Blog Archive

supporters-trust

Dyke and the Blazers

March 28th, 2013|

The appointment of Greg Dyke as new FA Chairman had me pleasantly surprised, not least given his on the record views about FA Councillors and the organisation as a whole. […]

A funny kind of democracy

May 17th, 2012|

Back in the day when I was at Supporters Direct, I set up a google RSS feed to feature any mention of ‘supporters trust’, and it brought me this article on Monday, about events down at Exeter.

This post isn’t about the League Two salary cost management protocol. It’s about  what is meant by fan democracy. […]

Would your football club be better run as a co-operative?

May 9th, 2012|

[author][author_image timthumb=’on’]http://daveboyle.net/wp-content/uploads/2011/11/guardian.jpg[/author_image] [author_info]I’ve done a piece for  The Guardian on football clubs and co-operation, making the case for why it’s the best form for them to take, what progress has been made in the last decade, and what challenges they still face to become a successful part of the landscape.[/author_info] [/author] […]

Political Football

April 13th, 2010|

[author][author_image timthumb=’on’]http://daveboyle.net/wp-content/uploads/2011/11/SI.png[/author_image]
[author_info]Written for news and analysis site Sporting Intelligence following the publication of Labour’s 2010 election manifesto, which contained pledges on giving fans the right to buy stakes in their clubs should they be re-elected.[/author_info] [/author]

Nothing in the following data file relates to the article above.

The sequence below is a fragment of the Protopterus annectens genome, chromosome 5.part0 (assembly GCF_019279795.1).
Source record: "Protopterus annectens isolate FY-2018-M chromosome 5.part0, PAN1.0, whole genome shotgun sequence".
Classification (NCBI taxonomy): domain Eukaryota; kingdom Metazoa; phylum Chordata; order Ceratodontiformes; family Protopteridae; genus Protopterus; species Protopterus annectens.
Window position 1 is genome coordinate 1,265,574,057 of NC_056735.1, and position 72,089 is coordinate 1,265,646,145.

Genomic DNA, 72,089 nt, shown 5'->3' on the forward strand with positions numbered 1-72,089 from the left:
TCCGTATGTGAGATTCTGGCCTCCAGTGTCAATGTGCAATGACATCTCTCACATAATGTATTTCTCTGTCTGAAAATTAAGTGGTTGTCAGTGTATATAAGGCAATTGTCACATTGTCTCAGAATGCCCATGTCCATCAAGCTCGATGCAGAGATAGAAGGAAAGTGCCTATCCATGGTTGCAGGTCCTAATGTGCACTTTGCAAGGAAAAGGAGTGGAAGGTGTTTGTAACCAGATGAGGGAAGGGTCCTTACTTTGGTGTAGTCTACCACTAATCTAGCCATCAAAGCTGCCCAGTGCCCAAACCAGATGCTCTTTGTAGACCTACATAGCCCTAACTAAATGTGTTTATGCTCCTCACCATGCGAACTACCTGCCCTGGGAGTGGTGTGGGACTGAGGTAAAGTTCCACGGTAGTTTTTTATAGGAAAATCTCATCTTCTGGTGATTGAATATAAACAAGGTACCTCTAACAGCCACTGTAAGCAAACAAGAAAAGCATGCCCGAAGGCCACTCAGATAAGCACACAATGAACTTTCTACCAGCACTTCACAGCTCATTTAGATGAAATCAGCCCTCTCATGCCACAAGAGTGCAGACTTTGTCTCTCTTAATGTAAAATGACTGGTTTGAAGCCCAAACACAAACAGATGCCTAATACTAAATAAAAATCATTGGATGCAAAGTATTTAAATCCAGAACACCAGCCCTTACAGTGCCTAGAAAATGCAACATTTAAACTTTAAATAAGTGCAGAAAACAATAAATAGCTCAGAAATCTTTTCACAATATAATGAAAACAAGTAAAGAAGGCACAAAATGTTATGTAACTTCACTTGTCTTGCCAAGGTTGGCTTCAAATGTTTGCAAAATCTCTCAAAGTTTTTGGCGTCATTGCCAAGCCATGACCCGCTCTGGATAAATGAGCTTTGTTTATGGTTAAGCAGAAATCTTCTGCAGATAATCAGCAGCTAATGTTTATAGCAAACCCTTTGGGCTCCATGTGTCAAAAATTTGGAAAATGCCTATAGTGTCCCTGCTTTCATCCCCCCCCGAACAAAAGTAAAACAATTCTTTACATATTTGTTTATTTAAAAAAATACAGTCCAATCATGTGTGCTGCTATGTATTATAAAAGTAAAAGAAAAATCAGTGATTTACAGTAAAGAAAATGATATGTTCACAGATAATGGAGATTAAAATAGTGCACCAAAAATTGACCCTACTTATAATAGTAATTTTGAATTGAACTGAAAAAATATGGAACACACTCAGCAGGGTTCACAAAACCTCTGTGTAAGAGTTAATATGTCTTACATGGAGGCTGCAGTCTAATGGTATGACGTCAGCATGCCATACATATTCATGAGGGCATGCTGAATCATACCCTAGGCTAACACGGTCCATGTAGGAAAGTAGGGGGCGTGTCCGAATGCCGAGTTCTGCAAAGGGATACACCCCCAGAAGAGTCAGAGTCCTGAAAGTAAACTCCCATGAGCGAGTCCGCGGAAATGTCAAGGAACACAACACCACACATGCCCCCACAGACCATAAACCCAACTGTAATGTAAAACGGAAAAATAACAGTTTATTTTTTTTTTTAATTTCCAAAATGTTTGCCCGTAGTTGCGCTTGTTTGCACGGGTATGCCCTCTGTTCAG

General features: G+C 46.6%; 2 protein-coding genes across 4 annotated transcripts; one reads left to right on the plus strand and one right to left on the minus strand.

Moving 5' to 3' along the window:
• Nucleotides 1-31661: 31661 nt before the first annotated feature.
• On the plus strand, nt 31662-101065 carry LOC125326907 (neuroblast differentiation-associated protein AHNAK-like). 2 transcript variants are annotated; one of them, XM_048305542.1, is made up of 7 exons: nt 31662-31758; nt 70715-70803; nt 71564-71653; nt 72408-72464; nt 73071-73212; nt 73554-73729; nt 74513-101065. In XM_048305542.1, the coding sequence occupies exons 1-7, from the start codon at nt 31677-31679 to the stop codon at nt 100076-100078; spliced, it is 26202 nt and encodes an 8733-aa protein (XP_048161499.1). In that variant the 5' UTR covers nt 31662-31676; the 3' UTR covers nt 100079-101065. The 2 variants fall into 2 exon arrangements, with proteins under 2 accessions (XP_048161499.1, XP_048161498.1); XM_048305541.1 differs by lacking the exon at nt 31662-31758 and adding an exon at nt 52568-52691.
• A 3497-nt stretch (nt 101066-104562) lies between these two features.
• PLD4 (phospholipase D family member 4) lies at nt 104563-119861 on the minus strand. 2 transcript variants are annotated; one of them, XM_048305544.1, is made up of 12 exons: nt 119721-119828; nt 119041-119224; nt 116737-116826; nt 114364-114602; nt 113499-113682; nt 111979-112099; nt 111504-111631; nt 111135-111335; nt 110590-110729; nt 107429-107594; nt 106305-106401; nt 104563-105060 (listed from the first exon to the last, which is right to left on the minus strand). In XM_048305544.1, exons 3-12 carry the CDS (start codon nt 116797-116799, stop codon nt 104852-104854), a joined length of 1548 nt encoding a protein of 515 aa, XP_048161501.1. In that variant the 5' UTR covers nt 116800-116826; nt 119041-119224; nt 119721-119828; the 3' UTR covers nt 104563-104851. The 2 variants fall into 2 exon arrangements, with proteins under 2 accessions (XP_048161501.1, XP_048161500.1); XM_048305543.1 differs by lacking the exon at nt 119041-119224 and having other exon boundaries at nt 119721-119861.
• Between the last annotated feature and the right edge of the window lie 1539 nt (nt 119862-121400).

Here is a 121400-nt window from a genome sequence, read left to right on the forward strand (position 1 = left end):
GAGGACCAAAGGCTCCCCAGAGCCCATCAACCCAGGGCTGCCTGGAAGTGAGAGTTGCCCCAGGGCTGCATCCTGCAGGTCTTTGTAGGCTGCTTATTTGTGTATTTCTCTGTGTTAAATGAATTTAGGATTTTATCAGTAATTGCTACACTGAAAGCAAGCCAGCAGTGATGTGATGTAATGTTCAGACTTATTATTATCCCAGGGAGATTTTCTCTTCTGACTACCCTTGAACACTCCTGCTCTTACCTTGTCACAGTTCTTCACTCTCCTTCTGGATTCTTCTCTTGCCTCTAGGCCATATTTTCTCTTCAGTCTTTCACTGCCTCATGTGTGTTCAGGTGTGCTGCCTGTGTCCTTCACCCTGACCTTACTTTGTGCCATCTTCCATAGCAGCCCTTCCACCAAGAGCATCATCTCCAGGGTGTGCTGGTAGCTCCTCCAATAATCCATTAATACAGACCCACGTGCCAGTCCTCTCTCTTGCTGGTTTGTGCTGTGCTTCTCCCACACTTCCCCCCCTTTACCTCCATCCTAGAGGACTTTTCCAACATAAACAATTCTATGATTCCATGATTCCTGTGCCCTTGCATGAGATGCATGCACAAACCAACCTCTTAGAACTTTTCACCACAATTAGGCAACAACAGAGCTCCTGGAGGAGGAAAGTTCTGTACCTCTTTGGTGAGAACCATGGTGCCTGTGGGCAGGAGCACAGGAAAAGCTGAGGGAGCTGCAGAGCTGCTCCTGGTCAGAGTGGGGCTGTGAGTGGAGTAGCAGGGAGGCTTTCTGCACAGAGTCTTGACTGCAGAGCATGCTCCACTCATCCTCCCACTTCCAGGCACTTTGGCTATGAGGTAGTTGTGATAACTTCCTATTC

With the publication yesterday of Labour’s election manifesto, football fans have before them the first serious attempt by a UK political party to target them as a potential electoral demographic.When first floated a few weeks ago in The Guardian, the initial response – a quite literally ridiculous Martin Samuel piece aside – was broadly positive about content if suspicious of the motives. The notion that this was all a cynical election stunt was added to by the accusation dogging much of Labour’s manifesto: if these were truly genuine proposals, then why had they waited 13 years to make them? […]

Grasping the Nettle of Football Reform

January 10th, 2010|

[author][author_image timthumb=’on’]http://daveboyle.net/wp-content/uploads/2011/11/fcb.png[/author_image]
[author_info]Originally published in football’s business-to-business magazine, FC Business in January 2011.
The article was published as the Parliamentary Select Committee Inquiry into the finances and governance of English football began.[/author_info] [/author]

There’s already been several reactions to the news that a parliamentary select committee will be conducting an inquiry into football governance, taking into double figures the number of reports commissioned about the game since England won the World Cup, all of which focussed on the problems English football has in spending its money wisely and making its decisions soundly. […]

Managing Volunteers

August 16th, 2009|